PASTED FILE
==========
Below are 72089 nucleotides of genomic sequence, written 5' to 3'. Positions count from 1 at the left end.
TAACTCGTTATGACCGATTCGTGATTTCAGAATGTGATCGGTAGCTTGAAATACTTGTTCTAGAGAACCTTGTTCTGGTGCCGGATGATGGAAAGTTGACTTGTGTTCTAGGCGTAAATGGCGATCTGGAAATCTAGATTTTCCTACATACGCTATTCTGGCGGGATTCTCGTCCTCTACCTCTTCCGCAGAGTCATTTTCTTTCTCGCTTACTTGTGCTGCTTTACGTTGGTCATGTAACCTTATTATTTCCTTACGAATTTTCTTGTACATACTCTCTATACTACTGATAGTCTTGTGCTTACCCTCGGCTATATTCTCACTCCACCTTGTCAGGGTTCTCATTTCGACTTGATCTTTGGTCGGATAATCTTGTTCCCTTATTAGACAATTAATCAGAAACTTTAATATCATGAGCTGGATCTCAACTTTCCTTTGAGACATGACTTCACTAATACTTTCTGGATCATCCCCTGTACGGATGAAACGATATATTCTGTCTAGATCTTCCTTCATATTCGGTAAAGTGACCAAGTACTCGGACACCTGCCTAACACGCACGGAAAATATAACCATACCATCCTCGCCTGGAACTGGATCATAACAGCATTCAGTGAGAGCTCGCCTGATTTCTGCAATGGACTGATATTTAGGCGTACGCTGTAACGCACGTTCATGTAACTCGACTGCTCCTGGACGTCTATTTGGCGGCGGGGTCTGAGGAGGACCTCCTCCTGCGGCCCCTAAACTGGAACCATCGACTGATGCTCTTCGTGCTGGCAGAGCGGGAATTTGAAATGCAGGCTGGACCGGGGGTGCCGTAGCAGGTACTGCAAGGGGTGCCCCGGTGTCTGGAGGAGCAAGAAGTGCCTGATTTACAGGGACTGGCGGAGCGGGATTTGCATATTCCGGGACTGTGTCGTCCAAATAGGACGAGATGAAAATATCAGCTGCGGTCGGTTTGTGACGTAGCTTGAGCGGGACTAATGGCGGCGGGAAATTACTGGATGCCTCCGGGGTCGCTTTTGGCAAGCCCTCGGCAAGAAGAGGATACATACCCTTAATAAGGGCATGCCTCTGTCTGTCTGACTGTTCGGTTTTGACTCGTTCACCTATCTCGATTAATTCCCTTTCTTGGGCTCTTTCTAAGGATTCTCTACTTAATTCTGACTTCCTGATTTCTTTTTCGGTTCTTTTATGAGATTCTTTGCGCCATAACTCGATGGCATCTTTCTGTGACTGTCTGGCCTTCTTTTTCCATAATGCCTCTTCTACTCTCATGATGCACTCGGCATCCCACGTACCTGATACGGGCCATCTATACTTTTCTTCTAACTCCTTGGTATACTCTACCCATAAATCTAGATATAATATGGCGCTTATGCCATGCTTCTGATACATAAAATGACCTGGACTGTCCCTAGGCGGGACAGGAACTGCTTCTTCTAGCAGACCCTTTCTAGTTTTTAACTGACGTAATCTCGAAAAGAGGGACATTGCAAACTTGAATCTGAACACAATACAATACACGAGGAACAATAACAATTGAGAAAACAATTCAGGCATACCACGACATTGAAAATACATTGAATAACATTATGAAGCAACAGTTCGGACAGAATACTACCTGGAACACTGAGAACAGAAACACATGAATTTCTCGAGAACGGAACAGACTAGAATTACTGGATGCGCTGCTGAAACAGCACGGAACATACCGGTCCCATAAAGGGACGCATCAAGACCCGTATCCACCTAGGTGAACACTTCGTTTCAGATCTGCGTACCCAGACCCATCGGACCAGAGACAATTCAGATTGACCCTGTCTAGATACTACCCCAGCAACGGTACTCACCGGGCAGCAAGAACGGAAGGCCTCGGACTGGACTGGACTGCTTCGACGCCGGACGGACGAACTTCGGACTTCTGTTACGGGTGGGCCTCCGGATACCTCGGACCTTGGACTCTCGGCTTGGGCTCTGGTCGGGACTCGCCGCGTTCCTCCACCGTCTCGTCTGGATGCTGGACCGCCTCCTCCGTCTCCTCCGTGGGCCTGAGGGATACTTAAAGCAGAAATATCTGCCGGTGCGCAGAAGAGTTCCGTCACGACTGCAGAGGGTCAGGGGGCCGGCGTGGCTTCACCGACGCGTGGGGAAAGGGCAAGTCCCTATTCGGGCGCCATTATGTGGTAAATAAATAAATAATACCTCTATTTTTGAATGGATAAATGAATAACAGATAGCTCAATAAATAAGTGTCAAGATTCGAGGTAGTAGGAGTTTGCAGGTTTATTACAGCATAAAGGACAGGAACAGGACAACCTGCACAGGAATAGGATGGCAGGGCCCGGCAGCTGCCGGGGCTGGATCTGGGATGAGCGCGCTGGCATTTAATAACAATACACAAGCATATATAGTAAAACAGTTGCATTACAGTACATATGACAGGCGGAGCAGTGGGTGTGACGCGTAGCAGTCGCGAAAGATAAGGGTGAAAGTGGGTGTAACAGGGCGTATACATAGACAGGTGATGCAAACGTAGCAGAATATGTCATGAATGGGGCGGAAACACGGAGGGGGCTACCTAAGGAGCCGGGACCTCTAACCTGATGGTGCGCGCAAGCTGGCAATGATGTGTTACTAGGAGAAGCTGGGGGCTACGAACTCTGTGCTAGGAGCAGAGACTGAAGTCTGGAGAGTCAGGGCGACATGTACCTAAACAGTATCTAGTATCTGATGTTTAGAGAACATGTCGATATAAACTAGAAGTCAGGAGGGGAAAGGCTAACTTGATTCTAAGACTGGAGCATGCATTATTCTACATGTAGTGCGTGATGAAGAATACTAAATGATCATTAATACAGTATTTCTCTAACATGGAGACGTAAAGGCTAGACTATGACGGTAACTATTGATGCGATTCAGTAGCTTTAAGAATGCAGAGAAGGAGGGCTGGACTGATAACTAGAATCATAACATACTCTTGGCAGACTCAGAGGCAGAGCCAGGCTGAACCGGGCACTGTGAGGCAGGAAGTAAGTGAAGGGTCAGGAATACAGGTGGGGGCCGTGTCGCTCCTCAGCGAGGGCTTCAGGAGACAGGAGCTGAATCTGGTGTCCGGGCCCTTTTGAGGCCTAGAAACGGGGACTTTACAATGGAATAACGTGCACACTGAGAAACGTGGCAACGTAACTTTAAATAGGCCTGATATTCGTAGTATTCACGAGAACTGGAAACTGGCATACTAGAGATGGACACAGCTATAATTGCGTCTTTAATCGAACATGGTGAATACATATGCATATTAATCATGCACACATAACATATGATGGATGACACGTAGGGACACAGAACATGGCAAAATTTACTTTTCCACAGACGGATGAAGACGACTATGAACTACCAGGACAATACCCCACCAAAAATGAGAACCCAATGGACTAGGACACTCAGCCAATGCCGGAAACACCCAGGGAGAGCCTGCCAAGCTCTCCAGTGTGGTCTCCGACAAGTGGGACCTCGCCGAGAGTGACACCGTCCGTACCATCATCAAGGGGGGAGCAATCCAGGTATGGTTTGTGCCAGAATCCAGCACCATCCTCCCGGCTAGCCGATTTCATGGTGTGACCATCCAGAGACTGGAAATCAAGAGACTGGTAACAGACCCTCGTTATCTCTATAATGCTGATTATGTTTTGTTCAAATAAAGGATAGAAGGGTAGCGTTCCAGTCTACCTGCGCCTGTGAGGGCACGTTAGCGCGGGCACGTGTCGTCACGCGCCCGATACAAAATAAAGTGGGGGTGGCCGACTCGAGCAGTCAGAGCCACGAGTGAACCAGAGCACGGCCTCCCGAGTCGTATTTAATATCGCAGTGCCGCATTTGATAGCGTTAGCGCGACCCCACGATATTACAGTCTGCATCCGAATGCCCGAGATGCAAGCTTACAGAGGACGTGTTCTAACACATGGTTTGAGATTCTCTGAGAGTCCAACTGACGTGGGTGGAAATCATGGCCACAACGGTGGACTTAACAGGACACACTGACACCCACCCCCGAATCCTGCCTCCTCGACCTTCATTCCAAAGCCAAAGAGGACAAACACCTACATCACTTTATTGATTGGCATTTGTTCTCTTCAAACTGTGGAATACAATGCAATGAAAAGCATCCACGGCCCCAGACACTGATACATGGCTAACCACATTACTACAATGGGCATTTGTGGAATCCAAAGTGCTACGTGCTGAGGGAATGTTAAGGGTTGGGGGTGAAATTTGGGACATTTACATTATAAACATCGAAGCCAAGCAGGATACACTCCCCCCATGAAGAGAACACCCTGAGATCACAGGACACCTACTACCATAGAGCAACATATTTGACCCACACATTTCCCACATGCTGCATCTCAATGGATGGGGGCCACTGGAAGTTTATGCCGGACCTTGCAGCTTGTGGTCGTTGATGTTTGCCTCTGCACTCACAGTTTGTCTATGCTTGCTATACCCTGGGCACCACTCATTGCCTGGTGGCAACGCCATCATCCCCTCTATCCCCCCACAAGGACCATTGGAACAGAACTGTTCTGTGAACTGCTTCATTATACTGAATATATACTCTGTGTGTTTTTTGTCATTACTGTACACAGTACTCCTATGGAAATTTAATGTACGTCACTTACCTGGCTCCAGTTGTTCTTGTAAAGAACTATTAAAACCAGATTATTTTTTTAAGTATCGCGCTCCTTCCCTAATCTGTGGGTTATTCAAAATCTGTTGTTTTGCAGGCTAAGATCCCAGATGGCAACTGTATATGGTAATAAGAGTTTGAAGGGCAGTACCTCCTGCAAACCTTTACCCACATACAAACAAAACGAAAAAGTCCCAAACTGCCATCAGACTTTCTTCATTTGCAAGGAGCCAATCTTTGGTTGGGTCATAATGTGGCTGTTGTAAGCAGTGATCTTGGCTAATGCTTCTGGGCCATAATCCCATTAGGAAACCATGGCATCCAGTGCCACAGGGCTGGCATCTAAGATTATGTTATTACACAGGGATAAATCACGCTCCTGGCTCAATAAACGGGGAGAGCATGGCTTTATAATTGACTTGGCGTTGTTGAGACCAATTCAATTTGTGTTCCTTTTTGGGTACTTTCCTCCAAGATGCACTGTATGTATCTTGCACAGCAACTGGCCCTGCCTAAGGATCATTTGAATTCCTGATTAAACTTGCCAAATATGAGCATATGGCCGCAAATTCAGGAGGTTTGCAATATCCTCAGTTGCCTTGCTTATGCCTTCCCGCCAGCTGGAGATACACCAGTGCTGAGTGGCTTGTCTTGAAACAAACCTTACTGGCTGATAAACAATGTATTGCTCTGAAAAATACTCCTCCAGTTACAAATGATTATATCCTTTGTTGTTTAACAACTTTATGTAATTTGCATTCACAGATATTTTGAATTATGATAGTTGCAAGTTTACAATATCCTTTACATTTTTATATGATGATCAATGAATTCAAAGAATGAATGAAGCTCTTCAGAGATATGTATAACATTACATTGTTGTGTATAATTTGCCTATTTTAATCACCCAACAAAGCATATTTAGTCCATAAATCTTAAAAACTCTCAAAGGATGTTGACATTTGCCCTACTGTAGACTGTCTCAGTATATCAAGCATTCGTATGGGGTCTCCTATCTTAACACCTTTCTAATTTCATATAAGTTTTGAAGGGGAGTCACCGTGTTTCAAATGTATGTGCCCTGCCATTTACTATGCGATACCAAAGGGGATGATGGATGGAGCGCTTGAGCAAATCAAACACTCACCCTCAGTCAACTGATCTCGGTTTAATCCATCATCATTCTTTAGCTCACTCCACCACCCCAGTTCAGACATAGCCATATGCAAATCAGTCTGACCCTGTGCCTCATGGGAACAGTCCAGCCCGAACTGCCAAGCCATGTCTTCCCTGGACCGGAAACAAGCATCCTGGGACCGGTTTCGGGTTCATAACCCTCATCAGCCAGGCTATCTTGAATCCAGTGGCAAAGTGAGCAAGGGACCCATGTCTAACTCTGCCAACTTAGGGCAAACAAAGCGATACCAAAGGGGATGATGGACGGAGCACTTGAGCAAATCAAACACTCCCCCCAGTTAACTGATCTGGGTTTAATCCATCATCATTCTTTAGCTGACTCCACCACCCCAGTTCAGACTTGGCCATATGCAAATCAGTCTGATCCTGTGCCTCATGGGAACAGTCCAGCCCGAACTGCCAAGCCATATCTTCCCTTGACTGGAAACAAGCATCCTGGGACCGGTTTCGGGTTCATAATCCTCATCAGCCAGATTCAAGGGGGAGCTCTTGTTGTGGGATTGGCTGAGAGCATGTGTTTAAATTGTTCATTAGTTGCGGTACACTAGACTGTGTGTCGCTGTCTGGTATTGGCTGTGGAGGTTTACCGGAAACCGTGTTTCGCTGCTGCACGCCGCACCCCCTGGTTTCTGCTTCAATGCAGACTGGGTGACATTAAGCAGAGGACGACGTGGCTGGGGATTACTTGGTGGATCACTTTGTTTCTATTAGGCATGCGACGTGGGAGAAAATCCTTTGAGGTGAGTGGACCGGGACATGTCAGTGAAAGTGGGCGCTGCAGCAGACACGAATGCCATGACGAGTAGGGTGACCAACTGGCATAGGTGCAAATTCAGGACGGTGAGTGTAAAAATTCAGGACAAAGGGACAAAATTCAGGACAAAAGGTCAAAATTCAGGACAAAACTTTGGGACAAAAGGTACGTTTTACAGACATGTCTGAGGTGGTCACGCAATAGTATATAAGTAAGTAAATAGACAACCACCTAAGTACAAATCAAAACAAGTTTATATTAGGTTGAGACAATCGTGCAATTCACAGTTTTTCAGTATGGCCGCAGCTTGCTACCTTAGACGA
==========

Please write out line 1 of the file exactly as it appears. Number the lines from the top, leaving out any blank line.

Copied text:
Below are 72089 nucleotides of genomic sequence, written 5' to 3'. Positions count from 1 at the left end.